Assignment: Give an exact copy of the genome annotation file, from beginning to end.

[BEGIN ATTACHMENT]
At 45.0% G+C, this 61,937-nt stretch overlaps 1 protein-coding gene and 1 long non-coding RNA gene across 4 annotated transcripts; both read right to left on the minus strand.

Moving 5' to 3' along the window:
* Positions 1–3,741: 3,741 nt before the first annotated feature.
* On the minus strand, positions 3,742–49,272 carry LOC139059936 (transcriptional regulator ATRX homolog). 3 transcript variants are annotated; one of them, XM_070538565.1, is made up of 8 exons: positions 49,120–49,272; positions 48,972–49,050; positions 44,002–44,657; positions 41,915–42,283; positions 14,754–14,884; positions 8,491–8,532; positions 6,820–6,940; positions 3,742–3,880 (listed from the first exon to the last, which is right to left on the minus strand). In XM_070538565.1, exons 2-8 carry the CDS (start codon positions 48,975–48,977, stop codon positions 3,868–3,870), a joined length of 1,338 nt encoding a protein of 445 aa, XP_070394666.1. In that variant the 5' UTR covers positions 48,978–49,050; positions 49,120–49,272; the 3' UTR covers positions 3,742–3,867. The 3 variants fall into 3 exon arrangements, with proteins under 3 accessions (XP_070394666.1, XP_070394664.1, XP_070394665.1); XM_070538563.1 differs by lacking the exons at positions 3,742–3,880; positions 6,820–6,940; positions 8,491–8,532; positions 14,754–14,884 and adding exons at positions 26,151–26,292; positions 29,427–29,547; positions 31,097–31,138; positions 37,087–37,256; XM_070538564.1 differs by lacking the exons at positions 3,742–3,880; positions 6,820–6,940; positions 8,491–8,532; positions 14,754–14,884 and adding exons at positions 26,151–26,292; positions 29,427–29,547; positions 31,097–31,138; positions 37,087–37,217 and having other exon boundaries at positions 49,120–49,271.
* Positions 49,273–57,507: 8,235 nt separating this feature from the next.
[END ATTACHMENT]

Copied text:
At 45.0% G+C, this 61,937-nt stretch overlaps 1 protein-coding gene and 1 long non-coding RNA gene across 4 annotated transcripts; both read right to left on the minus strand.

Moving 5' to 3' along the window:
* Positions 1–3,741: 3,741 nt before the first annotated feature.
* On the minus strand, positions 3,742–49,272 carry LOC139059936 (transcriptional regulator ATRX homolog). 3 transcript variants are annotated; one of them, XM_070538565.1, is made up of 8 exons: positions 49,120–49,272; positions 48,972–49,050; positions 44,002–44,657; positions 41,915–42,283; positions 14,754–14,884; positions 8,491–8,532; positions 6,820–6,940; positions 3,742–3,880 (listed from the first exon to the last, which is right to left on the minus strand). In XM_070538565.1, exons 2-8 carry the CDS (start codon positions 48,975–48,977, stop codon positions 3,868–3,870), a joined length of 1,338 nt encoding a protein of 445 aa, XP_070394666.1. In that variant the 5' UTR covers positions 48,978–49,050; positions 49,120–49,272; the 3' UTR covers positions 3,742–3,867. The 3 variants fall into 3 exon arrangements, with proteins under 3 accessions (XP_070394666.1, XP_070394664.1, XP_070394665.1); XM_070538563.1 differs by lacking the exons at positions 3,742–3,880; positions 6,820–6,940; positions 8,491–8,532; positions 14,754–14,884 and adding exons at positions 26,151–26,292; positions 29,427–29,547; positions 31,097–31,138; positions 37,087–37,256; XM_070538564.1 differs by lacking the exons at positions 3,742–3,880; positions 6,820–6,940; positions 8,491–8,532; positions 14,754–14,884 and adding exons at positions 26,151–26,292; positions 29,427–29,547; positions 31,097–31,138; positions 37,087–37,217 and having other exon boundaries at positions 49,120–49,271.
* Positions 49,273–57,507: 8,235 nt separating this feature from the next.